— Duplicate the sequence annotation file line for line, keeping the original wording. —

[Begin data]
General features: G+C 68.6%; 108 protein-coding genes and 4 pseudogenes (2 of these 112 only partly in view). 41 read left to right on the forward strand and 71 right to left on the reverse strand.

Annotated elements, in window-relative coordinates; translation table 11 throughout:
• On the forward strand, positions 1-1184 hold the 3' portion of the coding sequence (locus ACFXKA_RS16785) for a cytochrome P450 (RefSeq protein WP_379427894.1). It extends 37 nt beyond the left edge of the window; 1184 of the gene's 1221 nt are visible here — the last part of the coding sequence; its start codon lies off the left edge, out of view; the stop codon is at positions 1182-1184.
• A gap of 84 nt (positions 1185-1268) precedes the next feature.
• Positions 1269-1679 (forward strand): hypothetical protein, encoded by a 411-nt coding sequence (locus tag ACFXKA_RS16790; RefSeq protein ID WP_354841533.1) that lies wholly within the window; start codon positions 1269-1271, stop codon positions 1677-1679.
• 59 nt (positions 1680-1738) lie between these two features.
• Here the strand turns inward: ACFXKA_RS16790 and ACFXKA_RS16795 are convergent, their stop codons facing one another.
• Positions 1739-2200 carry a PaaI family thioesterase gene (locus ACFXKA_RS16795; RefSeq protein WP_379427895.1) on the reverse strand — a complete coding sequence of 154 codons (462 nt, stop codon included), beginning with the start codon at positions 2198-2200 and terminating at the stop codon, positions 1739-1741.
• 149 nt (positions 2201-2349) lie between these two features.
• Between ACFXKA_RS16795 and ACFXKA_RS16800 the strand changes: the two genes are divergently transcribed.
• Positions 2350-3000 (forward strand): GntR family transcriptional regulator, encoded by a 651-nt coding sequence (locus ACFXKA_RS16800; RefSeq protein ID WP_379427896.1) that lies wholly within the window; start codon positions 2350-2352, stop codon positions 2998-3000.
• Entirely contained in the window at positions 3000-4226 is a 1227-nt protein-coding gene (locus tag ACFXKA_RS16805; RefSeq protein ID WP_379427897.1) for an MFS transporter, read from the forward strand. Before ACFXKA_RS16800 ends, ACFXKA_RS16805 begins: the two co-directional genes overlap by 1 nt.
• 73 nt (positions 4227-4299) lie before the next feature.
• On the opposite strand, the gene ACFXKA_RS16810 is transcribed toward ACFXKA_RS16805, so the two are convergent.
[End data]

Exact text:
General features: G+C 68.6%; 108 protein-coding genes and 4 pseudogenes (2 of these 112 only partly in view). 41 read left to right on the forward strand and 71 right to left on the reverse strand.

Annotated elements, in window-relative coordinates; translation table 11 throughout:
• On the forward strand, positions 1-1184 hold the 3' portion of the coding sequence (locus ACFXKA_RS16785) for a cytochrome P450 (RefSeq protein WP_379427894.1). It extends 37 nt beyond the left edge of the window; 1184 of the gene's 1221 nt are visible here — the last part of the coding sequence; its start codon lies off the left edge, out of view; the stop codon is at positions 1182-1184.
• A gap of 84 nt (positions 1185-1268) precedes the next feature.
• Positions 1269-1679 (forward strand): hypothetical protein, encoded by a 411-nt coding sequence (locus tag ACFXKA_RS16790; RefSeq protein ID WP_354841533.1) that lies wholly within the window; start codon positions 1269-1271, stop codon positions 1677-1679.
• 59 nt (positions 1680-1738) lie between these two features.
• Here the strand turns inward: ACFXKA_RS16790 and ACFXKA_RS16795 are convergent, their stop codons facing one another.
• Positions 1739-2200 carry a PaaI family thioesterase gene (locus ACFXKA_RS16795; RefSeq protein WP_379427895.1) on the reverse strand — a complete coding sequence of 154 codons (462 nt, stop codon included), beginning with the start codon at positions 2198-2200 and terminating at the stop codon, positions 1739-1741.
• 149 nt (positions 2201-2349) lie between these two features.
• Between ACFXKA_RS16795 and ACFXKA_RS16800 the strand changes: the two genes are divergently transcribed.
• Positions 2350-3000 (forward strand): GntR family transcriptional regulator, encoded by a 651-nt coding sequence (locus ACFXKA_RS16800; RefSeq protein ID WP_379427896.1) that lies wholly within the window; start codon positions 2350-2352, stop codon positions 2998-3000.
• Entirely contained in the window at positions 3000-4226 is a 1227-nt protein-coding gene (locus tag ACFXKA_RS16805; RefSeq protein ID WP_379427897.1) for an MFS transporter, read from the forward strand. Before ACFXKA_RS16800 ends, ACFXKA_RS16805 begins: the two co-directional genes overlap by 1 nt.
• 73 nt (positions 4227-4299) lie before the next feature.
• On the opposite strand, the gene ACFXKA_RS16810 is transcribed toward ACFXKA_RS16805, so the two are convergent.